Naturally, I chose not to sand it or do anything special, but that's just me. 

Step 7: Nail it up!

Picture of Nail it up!
DSCN2086.JPG
DSCN2087.JPG
Now that you're done, you can go attach it to somewhere! The best place is probably in or near your garden, if you have one, but anywhere is really fine. Just pick any secure wooden structure such as a tree, post, a tall fence, etc. Also, I believe it is best to have them facing east or southeast so that the bees will get the morning sun as early as possible. I hope you're looking forward to having new neighbors! 

If nothing else, I hope this at least inspires you to look up some better and more detailed ways of creating homes for bees, since they are a vital part of our way of life, and the threat to them from pesticides and what not is very real. 

Step 8: Example

Picture of Example
DSCN2026.JPG
So this is the one I made a while ago, that has been nailed up in my garden for a month or two. As you can see, at least a few bees have taken up residence here, which I think is pretty cool. I even used a bit old roofing for added visuals, however unnecessary it is. 

Thank you for reading!
diy_bloke1 year ago
Great project. Can also use some bamboo cut to size and make sure it is cut just below the knot and you have some open tubes. tie them together and put a little roof on top like pictured in this instructable
onef1 year ago
This is really cool, but people really should understand that you should never encourage wild bees to nest within 5-10 miles of an airport or sea port.

Doing so could spread parasites, disease, and other bee-killing bad stuff.

It's also worth mentioning if you have wood siding, this should be pretty far from your house to prevent larger hives from developing in your walls.
dsantil71 onef1 year ago
Carpenter bees are the ones that bore holes in wood fencing and siding but only if it is not painted. If the wood fencing or siding you have is painted then don't worry. They can get through stained & untreated wood definitely.
Solitary bees seldom wander farther than 1000ft from home. Honey bees wander several miles, and bumblebees farther still.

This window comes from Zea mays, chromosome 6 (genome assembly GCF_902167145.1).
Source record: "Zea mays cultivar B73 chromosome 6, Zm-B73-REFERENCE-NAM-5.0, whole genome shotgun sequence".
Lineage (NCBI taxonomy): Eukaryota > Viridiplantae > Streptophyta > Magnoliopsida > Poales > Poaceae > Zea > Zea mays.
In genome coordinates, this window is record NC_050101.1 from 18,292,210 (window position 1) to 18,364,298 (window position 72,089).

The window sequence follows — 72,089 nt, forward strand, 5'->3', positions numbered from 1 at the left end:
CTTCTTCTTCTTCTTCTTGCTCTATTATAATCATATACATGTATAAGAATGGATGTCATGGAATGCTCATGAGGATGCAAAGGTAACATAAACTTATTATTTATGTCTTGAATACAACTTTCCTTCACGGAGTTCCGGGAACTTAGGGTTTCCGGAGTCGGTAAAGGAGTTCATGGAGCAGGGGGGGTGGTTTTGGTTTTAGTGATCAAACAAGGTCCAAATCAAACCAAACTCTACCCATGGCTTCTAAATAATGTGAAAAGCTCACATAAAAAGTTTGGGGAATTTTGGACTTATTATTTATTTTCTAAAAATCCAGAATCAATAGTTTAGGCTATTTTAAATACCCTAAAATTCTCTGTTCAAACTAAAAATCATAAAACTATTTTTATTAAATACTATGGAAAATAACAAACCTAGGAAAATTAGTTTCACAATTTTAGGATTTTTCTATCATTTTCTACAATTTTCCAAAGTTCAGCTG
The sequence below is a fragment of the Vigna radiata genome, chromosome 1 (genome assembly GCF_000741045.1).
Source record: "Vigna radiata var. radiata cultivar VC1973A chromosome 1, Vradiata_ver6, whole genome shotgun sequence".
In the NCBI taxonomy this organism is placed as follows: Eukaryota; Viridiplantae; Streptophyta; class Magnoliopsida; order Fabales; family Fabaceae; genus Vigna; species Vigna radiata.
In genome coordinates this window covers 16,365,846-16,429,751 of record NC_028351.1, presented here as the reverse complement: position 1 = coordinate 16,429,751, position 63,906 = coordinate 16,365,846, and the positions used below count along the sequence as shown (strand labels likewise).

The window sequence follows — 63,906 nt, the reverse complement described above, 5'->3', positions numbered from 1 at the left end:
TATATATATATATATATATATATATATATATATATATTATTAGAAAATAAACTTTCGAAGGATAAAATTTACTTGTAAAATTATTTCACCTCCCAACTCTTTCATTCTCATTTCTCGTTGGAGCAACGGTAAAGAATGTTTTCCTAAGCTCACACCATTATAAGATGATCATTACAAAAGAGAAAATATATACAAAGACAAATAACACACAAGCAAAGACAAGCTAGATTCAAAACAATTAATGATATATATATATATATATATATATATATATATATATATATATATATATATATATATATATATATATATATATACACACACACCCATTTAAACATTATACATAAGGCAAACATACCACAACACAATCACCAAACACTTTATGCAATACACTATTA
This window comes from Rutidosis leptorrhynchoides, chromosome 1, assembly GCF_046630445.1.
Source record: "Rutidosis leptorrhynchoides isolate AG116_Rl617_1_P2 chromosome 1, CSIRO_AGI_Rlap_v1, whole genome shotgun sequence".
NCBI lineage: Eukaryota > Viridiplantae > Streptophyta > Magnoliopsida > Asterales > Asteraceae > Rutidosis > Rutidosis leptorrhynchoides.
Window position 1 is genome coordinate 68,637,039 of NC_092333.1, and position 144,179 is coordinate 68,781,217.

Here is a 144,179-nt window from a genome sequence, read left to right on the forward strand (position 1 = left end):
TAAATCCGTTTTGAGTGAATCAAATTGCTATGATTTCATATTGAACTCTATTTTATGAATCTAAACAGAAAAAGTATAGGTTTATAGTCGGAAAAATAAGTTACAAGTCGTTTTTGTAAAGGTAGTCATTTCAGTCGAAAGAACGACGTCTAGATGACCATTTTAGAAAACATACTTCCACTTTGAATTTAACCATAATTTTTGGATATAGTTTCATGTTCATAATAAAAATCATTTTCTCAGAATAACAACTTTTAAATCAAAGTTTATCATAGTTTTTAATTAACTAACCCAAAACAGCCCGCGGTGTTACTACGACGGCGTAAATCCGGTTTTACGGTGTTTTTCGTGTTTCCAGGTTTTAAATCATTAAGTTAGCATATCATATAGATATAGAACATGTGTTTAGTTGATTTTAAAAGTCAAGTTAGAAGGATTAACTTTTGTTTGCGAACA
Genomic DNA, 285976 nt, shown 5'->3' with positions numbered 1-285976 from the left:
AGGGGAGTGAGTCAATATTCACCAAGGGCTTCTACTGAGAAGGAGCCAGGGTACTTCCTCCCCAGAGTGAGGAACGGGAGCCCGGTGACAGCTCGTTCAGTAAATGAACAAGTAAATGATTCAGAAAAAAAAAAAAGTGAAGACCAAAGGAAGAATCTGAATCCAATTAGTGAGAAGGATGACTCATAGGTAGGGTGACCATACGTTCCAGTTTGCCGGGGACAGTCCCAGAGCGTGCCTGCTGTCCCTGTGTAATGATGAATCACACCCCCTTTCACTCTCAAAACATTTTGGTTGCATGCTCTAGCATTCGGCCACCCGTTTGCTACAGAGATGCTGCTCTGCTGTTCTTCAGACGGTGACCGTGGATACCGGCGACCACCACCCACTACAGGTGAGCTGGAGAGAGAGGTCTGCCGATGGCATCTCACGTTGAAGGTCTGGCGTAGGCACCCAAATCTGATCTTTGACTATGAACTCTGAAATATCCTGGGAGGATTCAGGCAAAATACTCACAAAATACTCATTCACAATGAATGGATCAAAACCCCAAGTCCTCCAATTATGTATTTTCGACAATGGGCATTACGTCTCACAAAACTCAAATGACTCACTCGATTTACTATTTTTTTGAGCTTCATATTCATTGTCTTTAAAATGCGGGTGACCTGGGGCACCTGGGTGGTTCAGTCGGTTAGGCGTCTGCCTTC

Solitary bees that would nest in these holes are unlikely to be a problem unless you live nearly literally next door to a port of any type.
Please PLEASE don't use these for more than a year!
Mason bees and other solitary bees will accumulate parasites in houses like these. Most commonly pollen mites.
I suspect those who have seen leaves fill with wasps have seen victims of Monodontomerus (Parasitic wasp). Probably leafcutter bees.
There are many species of solitary bees.
If you make a house like this and attract mason bees (mud-filled holes) in the spring, you should harvest them in the fall or put it in a paper bag with a hole in it when they start emerging. This will prevent them from going back into the previous "house" which will spread pollen mites.
An amazing resource for information is here: http://www.crownbees.com/category/questions/pests-questions/
and here:
http://www.crownbees.com/category/what-to-do/harvesting-cocoons-in-the-fall/
No, I don't work for them but seriously admire his BeeGAP program and his knowledge.
cart562 (author)  TheRevJester1 year ago
I will certainly take a look at that site and learn a bit, thank you.
Twetwe1 year ago
Great look. i love it. I never though about using old logs. Bees are attracted to carbon. You could use a torch before you attach the roof and torch the front. It will make a nice contrast effect and attract more bees too. Also if you can get a little bit longer bit and drill all the way through you can attach the Back with screws and be able to clean out the holes after the holes have been used for the season and be ready for the next season.
cart562 (author)  Twetwe1 year ago
Two very good tips, thank you. I'm just starting to get into this, so thanks.
I am no expert on bees but I believe 5/16" bits work best for honey bees. Making a fake front with a hollow middle and limiting the hole to 6 near the top under "the canopy" . I believe you will attract more bees.
Lilbear111 year ago
Do they pay rent?
jbodden11 year ago
Better take another look, These are NOT bees. I have had much expericence with these 'grass wasps' or 'leaf wasps' filling every hole they can find, especially in insulated materials like wood or plastic. They just love to plug fire extinguishers (dry chem types) nozzles and the ground holes of electrical plugs. They make nests of cut leaves glued together inside the hole, then lay eggs and stuff the nests with still living insects. True bee deaths are a tragic loss, to us and the biosphere, but these items will do not one single solitary thing to save the life of even ONE actual bee. These are just the true and simple facts of the matter.
Did they perhaps look like this: http://www.flickr.com/photos/snapperz/4114956729/
These are leafcutter bees. If you see tiny wasps emerging, they may have been the victim of parasitizing wasps (see later comment.)
dpark761 year ago
...and you would want venomous insects flying around your house, why?
Many solitary bees, like mason bees, are essentially stingless.
ps, when will comments be editable? it would be a great addition... that being said, these 'wasp traps' are good for keeping the wasps out of other things. These are NOT stinging wasps, afaik, but they are really good at keeping the spider population down.
leaf wasps do not attack people, at least I have never heard of it.
cart562 (author)  dpark761 year ago